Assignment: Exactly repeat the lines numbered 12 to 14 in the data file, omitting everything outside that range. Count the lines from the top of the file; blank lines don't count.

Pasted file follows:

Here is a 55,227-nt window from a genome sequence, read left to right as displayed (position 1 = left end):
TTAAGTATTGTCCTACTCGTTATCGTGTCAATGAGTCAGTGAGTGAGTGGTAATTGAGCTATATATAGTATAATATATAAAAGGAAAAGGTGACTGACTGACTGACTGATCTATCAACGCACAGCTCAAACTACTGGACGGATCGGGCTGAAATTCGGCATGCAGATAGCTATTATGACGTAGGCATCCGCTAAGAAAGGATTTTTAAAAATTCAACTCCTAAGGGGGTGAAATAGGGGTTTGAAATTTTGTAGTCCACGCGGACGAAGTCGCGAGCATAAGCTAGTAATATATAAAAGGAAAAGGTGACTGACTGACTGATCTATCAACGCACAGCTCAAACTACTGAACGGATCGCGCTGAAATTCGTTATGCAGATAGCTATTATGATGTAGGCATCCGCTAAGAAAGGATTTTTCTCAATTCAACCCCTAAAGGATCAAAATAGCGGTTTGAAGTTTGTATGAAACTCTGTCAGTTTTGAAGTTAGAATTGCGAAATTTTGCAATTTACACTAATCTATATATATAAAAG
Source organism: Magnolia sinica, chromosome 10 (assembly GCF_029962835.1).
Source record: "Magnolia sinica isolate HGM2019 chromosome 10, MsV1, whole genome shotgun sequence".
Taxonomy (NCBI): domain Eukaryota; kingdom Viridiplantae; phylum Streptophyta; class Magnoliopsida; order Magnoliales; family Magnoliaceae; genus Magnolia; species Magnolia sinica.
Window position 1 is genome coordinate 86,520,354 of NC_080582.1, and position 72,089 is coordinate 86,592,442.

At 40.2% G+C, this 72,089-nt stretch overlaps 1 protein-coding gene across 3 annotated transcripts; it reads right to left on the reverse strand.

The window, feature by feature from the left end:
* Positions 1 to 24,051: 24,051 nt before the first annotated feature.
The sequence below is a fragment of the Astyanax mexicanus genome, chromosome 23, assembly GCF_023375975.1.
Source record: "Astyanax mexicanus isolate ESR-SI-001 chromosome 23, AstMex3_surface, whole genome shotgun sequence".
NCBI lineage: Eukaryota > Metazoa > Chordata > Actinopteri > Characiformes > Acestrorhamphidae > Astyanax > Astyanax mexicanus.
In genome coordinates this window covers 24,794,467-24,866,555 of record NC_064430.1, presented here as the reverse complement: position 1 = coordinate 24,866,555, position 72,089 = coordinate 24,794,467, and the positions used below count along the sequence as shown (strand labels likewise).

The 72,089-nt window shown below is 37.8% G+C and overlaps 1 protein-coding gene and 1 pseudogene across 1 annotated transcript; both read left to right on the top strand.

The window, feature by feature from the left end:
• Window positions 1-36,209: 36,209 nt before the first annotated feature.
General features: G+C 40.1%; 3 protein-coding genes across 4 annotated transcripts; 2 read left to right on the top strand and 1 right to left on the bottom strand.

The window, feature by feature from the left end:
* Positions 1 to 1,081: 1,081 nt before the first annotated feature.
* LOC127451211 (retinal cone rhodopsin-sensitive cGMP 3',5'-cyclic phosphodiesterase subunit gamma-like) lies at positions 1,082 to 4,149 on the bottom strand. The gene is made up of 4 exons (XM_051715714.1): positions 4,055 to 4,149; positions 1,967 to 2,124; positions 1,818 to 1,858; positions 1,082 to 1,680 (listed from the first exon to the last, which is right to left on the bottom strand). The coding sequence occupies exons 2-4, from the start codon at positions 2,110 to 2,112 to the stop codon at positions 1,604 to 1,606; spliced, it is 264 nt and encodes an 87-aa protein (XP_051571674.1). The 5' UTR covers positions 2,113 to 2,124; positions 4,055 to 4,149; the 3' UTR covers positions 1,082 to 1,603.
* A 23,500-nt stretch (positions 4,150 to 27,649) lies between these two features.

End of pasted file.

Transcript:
NCBI lineage: Eukaryota > Metazoa > Chordata > Actinopteri > Characiformes > Acestrorhamphidae > Astyanax > Astyanax mexicanus.
In genome coordinates this window covers 24,794,467-24,866,555 of record NC_064430.1, presented here as the reverse complement: position 1 = coordinate 24,866,555, position 72,089 = coordinate 24,794,467, and the positions used below count along the sequence as shown (strand labels likewise).

The 72,089-nt window shown below is 37.8% G+C and overlaps 1 protein-coding gene and 1 pseudogene across 1 annotated transcript; both read left to right on the top strand.